MUSIC FRIDAY FIVE

Art for the releases featured in this week's Friday Five.

Friday Five highlights music by Washtenaw County-associated artists and labels.

This week features jazz by Balance, soul-pop by Hannah Baiardi, no wave by Lunch, and hip-hop by HUES and Grandmaster Rodimus.

 

Sparks and Sawdust: Erin Hahn's romance novel "Built to Last" reunites childhood sweethearts on a home renovation TV show

WRITTEN WORD INTERVIEW

A close-up portrait of Erin Hahn is on the left; the book cover for Built to Last is on the right.

A house is not the only thing being fixed up in Erin Hahn’s new novel, Built to Last.

Two childhood stars, Shelby Springfield and Cameron Riggs, try to rekindle their love when they are brought back together for a home renovation TV program set in Michigan—though things get off to a rocky start, not unlike how things ended. Lyle Jessup, their other costar and the person who caused conflict when Shelby dated him after Cameron, turns out to be the one who brings them together with his TV pilot proposal. While Lyle never left Hollywood and its gossip, Shelby and Cameron have diverged on their paths and must find out if they can work together again—and even have another try at a relationship.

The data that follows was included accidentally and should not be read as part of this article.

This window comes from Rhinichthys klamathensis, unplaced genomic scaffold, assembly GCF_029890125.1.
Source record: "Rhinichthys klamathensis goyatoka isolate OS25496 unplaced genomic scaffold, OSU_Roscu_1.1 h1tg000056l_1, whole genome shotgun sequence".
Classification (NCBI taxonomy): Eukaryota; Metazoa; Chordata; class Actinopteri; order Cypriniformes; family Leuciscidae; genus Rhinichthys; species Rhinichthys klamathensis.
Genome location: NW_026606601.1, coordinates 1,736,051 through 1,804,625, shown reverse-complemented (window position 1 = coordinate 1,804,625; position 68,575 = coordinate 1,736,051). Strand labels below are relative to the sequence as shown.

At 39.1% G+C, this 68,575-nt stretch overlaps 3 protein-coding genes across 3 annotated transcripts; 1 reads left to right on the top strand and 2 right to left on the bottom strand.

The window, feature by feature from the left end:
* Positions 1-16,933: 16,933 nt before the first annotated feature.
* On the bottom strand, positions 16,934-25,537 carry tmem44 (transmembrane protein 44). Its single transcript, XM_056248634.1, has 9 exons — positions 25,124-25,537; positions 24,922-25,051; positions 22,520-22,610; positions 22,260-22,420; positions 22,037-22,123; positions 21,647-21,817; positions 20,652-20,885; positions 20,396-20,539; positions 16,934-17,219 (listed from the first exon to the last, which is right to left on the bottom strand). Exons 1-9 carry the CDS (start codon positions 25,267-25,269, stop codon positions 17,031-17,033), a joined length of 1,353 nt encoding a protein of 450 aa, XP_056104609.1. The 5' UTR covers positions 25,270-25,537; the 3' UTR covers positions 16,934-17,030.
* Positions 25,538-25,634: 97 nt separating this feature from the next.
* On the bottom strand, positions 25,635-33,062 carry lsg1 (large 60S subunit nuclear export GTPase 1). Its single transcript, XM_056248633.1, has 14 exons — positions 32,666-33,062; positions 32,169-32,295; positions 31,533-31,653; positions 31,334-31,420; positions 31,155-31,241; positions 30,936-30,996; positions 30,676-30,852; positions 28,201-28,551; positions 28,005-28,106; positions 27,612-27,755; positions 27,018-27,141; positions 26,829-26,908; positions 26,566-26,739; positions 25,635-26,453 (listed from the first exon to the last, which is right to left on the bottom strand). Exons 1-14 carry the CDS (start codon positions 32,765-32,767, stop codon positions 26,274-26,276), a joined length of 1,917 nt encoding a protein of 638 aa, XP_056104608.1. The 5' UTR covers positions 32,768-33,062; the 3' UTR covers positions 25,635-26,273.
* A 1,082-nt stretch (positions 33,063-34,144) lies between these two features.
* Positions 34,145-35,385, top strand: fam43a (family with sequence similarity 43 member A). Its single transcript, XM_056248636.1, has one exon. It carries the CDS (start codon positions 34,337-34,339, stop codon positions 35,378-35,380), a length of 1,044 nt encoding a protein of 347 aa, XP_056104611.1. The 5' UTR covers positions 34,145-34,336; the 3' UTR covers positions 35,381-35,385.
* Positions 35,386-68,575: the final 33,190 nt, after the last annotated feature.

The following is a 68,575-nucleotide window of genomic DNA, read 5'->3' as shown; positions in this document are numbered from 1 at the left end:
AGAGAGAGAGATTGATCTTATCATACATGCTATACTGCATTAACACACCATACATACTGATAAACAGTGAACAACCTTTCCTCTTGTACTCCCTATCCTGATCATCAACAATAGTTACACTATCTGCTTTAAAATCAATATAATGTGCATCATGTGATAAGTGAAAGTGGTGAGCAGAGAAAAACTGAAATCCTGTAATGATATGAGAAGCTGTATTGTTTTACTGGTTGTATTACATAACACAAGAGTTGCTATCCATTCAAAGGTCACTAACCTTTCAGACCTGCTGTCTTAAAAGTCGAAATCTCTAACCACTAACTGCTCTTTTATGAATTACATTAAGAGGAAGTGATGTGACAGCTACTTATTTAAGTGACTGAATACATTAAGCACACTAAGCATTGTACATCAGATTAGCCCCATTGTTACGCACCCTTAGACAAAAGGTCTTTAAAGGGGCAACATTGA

During a visit from Lyle, who becomes the showrunner, the now sober Shelby watches Cameron’s longtime friends, Beth and Kevin, at their bar: 

My cheeks hurt from smiling so hard and the fizzy ginger ale does a little swirl in my stomach. These two make it look so simple. You meet, you fall in love, you get married and have babies, and you spend the rest of your life with that one person who likes you best, who you like best. 

Both Cameron and Shelby are wildly attracted to each other, but the question becomes whether they can push past the drama of filming and reconnect. 

Cameron reflects, “Maybe I wasn’t looking for something to tie me down. Maybe I’ve been looking for someone, an anchor. And not just any someone. Not like the proverbial 'someone,' but her. As in, she is the only one.” He senses how important Shelby is, but their relationship could either be just a pivotal part of growing up or a long-lost—and now found—real deal. 

Hahn lives in Ann Arbor with her husband and two kids. Previously, I interviewed her about her last book, 2021's Never Saw You Coming. We connected again to discuss Built to Last, Hahn’s fourth book.